Traditional certificates of deposit (CDs) act as enhanced savings accounts.
Investors give money to a bank, which then agrees to pay a fixed interest
rate—generally for a period of five years or less. While investors can
withdraw cash from a savings account at any time, CDs require them to
keep the funds at the bank until the maturity date. Because of this
limitation, they tend to pay more interest than typical savings accounts.
CDs can’t replace any of the other investments mentioned in this
chapter. They simply provide you with a means to generate more interest
on your cash holdings than you’d get from a bank savings account or a
Safety. Like other bank accounts, CDs are insured for up to
$250,000 by the Federal Deposit Insurance Corporation (FDIC) in
the event the bank fails. Brokerage accounts do not receive FDIC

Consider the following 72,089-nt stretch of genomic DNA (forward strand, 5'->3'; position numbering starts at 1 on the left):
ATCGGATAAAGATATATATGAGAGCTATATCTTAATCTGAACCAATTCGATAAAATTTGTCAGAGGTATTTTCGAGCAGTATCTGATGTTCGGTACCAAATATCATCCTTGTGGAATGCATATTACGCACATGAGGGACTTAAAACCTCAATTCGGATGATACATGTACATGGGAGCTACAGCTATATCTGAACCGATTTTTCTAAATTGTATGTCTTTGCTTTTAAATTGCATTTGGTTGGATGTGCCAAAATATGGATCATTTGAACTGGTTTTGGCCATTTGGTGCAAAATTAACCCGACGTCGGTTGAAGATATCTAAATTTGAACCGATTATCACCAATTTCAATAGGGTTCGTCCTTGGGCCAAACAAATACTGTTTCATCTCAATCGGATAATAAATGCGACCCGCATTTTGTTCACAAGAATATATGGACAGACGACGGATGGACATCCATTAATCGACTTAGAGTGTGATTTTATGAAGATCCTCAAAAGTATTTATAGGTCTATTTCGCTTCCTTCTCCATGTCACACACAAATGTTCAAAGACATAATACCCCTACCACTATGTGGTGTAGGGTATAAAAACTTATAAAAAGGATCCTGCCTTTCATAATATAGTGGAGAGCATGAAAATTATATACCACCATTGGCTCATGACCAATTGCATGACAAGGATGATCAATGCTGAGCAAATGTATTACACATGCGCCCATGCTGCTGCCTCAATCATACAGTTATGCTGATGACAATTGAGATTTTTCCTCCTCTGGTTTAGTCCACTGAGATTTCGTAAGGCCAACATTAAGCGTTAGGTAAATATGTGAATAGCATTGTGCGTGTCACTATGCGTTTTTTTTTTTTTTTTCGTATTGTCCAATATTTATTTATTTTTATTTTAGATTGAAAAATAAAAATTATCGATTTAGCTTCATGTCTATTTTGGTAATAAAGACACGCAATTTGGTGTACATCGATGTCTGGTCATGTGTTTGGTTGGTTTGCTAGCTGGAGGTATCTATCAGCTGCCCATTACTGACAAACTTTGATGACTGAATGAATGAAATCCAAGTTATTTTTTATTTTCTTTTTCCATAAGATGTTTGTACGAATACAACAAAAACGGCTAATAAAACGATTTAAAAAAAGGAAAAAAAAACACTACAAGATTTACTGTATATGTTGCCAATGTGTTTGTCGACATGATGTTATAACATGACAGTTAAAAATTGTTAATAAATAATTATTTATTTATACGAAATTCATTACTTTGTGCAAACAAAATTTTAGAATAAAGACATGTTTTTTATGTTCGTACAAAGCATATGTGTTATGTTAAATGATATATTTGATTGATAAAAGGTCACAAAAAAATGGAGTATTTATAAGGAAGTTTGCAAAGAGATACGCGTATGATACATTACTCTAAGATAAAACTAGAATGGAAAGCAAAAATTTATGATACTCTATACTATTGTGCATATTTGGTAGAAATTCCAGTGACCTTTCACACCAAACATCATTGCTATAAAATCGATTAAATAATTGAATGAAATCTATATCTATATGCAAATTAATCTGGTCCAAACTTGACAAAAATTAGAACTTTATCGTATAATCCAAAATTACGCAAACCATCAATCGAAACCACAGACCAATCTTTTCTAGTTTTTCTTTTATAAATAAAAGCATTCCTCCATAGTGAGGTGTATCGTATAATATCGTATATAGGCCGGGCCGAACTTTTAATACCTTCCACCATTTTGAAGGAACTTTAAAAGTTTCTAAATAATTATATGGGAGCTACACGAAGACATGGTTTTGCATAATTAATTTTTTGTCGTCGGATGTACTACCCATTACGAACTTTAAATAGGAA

coverage, though the Securities Investor Protection Corporation
(SIPC) does provide similar, if less comprehensive, protection.
No fluctuation. Because your funds remain in cash, they won’t
decline in value.
Simplicity. If you understand savings accounts, you already know a
lot about how CDs work.
Low returns. While CDs generally offer more interest than bank
savings accounts, they’ll lag behind all of the other investment
classes discussed in this chapter over the long haul.
No liquidity. CDs tie up your cash for a period of time. You can
access the money if you need it, but you’ll pay an early withdrawal
penalty or forfeit some of the interest.
Separate accounts. Most investors purchase stocks, bonds, and
mutual funds from institutions other than banks. If you keep your
cash in a bank CD, you must keep it at the bank, which means you
can’t redeploy it to purchase stocks or bonds until you transfer the
money to a brokerage account.